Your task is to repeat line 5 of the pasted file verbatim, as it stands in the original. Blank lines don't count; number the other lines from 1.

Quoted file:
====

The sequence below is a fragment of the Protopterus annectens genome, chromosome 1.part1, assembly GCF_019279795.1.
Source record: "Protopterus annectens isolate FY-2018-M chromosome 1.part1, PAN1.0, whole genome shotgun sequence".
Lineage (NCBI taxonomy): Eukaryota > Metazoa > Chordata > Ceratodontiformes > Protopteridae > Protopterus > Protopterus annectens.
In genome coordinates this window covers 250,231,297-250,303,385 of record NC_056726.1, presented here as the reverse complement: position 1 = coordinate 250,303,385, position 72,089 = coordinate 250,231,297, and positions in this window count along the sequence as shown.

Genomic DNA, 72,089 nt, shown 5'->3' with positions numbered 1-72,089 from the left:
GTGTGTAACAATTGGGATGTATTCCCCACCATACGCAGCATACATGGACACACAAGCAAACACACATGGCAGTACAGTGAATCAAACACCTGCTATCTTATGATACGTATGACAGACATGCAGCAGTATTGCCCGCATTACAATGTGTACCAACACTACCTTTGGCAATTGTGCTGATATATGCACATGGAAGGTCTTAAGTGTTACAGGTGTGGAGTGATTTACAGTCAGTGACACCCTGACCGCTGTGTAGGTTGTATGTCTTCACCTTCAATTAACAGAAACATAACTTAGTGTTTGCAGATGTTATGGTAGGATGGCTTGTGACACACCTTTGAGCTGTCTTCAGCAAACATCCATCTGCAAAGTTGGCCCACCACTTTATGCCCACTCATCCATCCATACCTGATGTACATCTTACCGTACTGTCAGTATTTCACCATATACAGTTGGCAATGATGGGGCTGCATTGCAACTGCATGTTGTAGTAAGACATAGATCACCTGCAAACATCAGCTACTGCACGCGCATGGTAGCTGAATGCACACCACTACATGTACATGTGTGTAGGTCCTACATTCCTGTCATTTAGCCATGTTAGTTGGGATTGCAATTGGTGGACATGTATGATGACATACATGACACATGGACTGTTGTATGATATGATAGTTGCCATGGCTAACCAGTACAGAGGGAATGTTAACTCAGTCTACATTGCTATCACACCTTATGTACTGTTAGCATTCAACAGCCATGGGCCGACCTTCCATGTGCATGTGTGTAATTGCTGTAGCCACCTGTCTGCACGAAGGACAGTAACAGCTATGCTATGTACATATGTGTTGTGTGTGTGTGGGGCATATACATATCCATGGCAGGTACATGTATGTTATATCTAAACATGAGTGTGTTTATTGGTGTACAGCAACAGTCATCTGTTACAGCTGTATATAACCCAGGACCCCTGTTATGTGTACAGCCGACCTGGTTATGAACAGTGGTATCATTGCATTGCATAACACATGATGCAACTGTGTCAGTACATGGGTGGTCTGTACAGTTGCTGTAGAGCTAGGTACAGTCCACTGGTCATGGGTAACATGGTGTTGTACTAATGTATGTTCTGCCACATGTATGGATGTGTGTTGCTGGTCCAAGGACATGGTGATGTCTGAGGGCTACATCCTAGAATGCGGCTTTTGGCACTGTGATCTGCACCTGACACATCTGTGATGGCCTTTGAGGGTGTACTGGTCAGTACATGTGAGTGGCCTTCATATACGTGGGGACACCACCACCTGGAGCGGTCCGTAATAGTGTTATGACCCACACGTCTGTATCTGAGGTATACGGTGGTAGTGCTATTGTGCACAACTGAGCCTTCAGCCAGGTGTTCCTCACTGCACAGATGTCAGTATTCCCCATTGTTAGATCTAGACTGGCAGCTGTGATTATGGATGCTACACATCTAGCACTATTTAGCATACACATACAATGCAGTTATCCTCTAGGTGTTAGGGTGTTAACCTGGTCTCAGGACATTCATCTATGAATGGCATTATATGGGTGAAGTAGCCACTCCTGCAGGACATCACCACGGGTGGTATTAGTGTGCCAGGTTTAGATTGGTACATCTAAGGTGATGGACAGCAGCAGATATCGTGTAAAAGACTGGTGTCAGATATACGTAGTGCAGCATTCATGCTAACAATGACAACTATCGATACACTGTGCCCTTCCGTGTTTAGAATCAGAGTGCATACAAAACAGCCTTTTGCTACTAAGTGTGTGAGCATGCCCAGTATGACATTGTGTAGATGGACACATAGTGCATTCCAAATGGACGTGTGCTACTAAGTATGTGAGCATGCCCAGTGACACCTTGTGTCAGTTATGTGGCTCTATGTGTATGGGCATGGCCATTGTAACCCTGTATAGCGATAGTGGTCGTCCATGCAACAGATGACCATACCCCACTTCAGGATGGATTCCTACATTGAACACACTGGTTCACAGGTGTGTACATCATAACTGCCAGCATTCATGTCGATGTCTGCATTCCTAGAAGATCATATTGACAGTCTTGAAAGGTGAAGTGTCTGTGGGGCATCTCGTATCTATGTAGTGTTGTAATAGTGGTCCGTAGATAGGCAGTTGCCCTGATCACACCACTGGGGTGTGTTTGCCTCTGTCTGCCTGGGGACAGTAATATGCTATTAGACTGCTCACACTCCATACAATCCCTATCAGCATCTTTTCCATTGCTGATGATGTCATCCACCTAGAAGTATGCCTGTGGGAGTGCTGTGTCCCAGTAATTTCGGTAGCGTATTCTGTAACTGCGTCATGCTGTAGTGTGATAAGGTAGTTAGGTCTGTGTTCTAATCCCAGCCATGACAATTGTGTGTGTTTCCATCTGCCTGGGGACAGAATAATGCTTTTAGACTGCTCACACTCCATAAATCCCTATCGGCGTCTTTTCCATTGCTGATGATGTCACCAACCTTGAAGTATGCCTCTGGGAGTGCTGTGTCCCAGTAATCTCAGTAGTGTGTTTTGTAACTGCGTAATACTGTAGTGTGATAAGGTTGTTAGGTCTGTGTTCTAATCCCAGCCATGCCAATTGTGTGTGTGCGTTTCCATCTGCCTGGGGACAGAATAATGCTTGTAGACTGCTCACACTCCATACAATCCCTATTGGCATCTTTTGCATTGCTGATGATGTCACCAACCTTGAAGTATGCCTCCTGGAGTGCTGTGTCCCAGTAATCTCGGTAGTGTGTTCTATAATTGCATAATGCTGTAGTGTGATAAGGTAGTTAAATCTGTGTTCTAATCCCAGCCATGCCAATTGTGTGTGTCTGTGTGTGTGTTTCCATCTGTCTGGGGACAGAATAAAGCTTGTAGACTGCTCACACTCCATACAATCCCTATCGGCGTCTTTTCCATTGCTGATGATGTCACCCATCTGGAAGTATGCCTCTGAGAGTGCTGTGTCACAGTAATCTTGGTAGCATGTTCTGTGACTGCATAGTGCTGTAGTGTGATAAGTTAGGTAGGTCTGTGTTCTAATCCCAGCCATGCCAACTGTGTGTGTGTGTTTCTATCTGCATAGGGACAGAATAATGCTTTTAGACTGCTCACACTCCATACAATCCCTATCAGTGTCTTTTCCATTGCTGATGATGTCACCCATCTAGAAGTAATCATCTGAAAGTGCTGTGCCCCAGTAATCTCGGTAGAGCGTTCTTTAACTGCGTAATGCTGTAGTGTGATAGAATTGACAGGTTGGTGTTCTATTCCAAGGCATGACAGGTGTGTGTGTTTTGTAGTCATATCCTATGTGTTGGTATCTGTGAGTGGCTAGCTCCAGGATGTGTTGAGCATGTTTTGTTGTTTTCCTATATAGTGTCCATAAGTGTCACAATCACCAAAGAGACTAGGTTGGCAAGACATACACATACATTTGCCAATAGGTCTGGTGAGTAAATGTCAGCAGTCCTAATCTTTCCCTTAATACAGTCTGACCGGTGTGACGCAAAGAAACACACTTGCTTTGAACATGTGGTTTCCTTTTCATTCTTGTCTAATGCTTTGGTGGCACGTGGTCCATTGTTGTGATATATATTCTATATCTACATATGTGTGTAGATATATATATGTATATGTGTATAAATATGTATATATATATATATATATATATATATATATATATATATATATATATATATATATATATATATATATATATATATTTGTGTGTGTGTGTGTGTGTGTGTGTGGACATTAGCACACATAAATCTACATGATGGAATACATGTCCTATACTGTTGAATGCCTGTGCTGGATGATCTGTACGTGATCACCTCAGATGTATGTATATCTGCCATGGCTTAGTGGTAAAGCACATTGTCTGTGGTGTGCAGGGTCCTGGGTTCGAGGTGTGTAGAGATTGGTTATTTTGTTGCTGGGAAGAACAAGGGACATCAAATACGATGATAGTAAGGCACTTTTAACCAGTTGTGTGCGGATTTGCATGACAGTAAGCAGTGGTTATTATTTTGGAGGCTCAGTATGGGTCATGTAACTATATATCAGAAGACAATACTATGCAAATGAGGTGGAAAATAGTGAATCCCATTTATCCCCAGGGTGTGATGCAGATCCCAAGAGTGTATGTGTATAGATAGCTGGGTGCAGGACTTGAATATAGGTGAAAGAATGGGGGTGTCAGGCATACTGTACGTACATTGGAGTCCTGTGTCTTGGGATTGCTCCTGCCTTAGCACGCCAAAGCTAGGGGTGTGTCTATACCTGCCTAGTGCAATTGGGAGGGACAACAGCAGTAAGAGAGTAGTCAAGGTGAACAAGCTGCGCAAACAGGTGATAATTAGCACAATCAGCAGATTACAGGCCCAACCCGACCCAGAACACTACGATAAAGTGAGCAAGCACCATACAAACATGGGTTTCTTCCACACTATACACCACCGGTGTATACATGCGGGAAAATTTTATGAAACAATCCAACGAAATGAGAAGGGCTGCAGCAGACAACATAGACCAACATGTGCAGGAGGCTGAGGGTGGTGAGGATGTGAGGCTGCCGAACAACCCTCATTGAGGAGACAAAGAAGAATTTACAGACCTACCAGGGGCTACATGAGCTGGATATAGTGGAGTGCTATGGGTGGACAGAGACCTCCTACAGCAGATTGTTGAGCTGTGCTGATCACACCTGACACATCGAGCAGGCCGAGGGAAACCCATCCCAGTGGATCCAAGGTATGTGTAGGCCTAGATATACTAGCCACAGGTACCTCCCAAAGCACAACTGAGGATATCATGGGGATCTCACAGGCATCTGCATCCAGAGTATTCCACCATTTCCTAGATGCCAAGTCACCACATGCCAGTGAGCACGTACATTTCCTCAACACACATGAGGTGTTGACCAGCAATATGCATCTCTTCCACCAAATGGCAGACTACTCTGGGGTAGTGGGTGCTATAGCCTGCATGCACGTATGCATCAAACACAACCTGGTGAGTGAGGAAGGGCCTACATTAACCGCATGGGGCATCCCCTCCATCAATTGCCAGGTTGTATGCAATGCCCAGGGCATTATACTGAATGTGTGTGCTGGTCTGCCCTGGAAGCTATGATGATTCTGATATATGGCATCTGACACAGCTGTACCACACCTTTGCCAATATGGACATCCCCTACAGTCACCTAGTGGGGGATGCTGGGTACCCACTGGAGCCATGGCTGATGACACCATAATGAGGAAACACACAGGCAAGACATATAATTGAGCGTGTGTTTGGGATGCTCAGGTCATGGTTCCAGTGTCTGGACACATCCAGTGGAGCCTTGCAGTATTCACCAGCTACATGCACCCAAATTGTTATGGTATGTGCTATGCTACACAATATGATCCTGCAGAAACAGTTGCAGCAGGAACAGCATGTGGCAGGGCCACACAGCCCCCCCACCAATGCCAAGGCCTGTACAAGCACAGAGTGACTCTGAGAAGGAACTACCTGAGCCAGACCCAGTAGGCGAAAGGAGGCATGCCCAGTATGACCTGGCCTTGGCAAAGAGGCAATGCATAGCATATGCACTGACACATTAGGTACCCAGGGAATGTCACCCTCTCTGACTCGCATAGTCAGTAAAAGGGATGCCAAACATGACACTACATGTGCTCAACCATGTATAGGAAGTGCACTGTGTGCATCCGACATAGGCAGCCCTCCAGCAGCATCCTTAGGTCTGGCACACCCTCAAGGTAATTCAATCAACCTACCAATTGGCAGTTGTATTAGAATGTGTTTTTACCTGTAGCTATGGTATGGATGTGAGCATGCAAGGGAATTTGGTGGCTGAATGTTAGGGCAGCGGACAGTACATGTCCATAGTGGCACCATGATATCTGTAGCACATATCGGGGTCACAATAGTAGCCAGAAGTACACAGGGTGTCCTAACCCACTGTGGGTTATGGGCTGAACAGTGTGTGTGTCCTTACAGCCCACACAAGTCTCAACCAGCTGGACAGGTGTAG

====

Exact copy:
Genomic DNA, 72,089 nt, shown 5'->3' with positions numbered 1-72,089 from the left: